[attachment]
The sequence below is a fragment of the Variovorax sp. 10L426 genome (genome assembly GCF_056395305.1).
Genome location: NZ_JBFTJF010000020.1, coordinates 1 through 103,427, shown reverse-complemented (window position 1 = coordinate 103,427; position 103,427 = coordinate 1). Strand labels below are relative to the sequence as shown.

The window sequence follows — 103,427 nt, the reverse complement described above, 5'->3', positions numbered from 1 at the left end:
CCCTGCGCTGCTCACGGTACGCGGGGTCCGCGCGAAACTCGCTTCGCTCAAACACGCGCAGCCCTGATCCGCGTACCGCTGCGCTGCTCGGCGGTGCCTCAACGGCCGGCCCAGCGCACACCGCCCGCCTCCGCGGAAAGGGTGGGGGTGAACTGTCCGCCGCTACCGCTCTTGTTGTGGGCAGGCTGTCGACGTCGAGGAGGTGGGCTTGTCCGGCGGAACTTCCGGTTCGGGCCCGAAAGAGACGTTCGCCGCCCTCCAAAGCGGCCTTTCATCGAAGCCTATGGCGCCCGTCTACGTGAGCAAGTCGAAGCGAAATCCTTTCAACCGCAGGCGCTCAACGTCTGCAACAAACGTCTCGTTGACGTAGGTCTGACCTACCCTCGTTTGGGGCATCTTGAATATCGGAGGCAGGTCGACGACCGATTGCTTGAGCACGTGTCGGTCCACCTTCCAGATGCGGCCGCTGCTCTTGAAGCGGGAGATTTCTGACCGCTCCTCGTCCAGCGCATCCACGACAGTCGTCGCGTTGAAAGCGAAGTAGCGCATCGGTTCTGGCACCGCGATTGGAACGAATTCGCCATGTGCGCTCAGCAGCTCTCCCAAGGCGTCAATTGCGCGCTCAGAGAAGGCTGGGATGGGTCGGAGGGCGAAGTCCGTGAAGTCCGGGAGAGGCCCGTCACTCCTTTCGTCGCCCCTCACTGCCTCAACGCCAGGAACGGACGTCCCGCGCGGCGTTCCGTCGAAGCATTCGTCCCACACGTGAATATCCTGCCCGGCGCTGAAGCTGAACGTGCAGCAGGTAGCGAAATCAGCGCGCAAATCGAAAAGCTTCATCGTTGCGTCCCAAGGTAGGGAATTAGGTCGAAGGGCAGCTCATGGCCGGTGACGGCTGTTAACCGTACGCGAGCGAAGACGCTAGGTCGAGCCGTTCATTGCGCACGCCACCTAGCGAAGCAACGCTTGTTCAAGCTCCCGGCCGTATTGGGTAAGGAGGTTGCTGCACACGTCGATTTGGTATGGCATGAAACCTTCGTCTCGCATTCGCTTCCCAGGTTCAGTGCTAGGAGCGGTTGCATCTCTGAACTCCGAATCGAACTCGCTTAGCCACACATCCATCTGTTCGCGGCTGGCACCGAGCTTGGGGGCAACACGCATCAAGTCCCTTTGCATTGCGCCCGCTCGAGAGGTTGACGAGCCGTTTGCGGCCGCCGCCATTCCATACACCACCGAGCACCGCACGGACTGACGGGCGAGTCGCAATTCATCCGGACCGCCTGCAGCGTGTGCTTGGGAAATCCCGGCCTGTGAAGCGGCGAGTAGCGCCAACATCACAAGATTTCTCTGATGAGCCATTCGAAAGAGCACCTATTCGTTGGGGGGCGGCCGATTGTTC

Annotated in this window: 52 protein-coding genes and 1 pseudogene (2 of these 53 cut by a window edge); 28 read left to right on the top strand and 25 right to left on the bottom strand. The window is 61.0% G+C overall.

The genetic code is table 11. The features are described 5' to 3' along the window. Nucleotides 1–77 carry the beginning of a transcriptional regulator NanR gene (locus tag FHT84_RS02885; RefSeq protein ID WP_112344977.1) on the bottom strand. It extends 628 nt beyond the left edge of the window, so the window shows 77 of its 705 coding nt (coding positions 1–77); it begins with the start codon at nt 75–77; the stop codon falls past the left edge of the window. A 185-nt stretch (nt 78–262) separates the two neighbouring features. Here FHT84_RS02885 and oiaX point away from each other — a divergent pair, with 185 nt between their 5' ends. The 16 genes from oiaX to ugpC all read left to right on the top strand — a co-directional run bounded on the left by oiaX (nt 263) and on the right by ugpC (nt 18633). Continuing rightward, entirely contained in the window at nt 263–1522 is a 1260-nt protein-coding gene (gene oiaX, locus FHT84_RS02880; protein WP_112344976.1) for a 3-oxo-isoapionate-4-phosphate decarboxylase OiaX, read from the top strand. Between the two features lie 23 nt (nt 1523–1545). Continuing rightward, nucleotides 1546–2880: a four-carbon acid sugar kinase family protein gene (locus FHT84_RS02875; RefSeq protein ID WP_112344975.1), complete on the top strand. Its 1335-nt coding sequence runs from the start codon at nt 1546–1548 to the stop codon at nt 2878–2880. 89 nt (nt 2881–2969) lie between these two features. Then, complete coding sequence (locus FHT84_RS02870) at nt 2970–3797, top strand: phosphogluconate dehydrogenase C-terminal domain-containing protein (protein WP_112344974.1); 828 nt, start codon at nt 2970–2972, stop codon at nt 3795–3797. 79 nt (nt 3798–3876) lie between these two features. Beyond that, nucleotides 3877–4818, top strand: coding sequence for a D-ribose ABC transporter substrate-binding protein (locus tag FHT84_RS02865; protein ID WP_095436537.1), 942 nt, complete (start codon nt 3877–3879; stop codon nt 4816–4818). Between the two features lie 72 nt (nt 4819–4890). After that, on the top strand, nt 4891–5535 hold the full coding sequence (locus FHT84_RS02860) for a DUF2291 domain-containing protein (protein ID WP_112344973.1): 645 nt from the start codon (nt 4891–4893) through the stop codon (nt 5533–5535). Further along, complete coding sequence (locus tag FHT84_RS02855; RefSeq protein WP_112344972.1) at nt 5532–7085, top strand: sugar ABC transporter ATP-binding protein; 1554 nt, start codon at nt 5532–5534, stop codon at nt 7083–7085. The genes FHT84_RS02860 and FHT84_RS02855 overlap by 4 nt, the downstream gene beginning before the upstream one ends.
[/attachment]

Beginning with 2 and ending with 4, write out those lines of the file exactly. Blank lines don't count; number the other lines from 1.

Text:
Genome location: NZ_JBFTJF010000020.1, coordinates 1 through 103,427, shown reverse-complemented (window position 1 = coordinate 103,427; position 103,427 = coordinate 1). Strand labels below are relative to the sequence as shown.

The window sequence follows — 103,427 nt, the reverse complement described above, 5'->3', positions numbered from 1 at the left end:
CCCTGCGCTGCTCACGGTACGCGGGGTCCGCGCGAAACTCGCTTCGCTCAAACACGCGCAGCCCTGATCCGCGTACCGCTGCGCTGCTCGGCGGTGCCTCAACGGCCGGCCCAGCGCACACCGCCCGCCTCCGCGGAAAGGGTGGGGGTGAACTGTCCGCCGCTACCGCTCTTGTTGTGGGCAGGCTGTCGACGTCGAGGAGGTGGGCTTGTCCGGCGGAACTTCCGGTTCGGGCCCGAAAGAGACGTTCGCCGCCCTCCAAAGCGGCCTTTCATCGAAGCCTATGGCGCCCGTCTACGTGAGCAAGTCGAAGCGAAATCCTTTCAACCGCAGGCGCTCAACGTCTGCAACAAACGTCTCGTTGACGTAGGTCTGACCTACCCTCGTTTGGGGCATCTTGAATATCGGAGGCAGGTCGACGACCGATTGCTTGAGCACGTGTCGGTCCACCTTCCAGATGCGGCCGCTGCTCTTGAAGCGGGAGATTTCTGACCGCTCCTCGTCCAGCGCATCCACGACAGTCGTCGCGTTGAAAGCGAAGTAGCGCATCGGTTCTGGCACCGCGATTGGAACGAATTCGCCATGTGCGCTCAGCAGCTCTCCCAAGGCGTCAATTGCGCGCTCAGAGAAGGCTGGGATGGGTCGGAGGGCGAAGTCCGTGAAGTCCGGGAGAGGCCCGTCACTCCTTTCGTCGCCCCTCACTGCCTCAACGCCAGGAACGGACGTCCCGCGCGGCGTTCCGTCGAAGCATTCGTCCCACACGTGAATATCCTGCCCGGCGCTGAAGCTGAACGTGCAGCAGGTAGCGAAATCAGCGCGCAAATCGAAAAGCTTCATCGTTGCGTCCCAAGGTAGGGAATTAGGTCGAAGGGCAGCTCATGGCCGGTGACGGCTGTTAACCGTACGCGAGCGAAGACGCTAGGTCGAGCCGTTCATTGCGCACGCCACCTAGCGAAGCAACGCTTGTTCAAGCTCCCGGCCGTATTGGGTAAGGAGGTTGCTGCACACGTCGATTTGGTATGGCATGAAACCTTCGTCTCGCATTCGCTTCCCAGGTTCAGTGCTAGGAGCGGTTGCATCTCTGAACTCCGAATCGAACTCGCTTAGCCACACATCCATCTGTTCGCGGCTGGCACCGAGCTTGGGGGCAACACGCATCAAGTCCCTTTGCATTGCGCCCGCTCGAGAGGTTGACGAGCCGTTTGCGGCCGCCGCCATTCCATACACCACCGAGCACCGCACGGACTGACGGGCGAGTCGCAATTCATCCGGACCGCCTGCAGCGTGTGCTTGGGAAATCCCGGCCTGTGAAGCGGCGAGTAGCGCCAACATCACAAGATTTCTCTGATGAGCCATTCGAAAGAGCACCTATTCGTTGGGGGGCGGCCGATTGTTC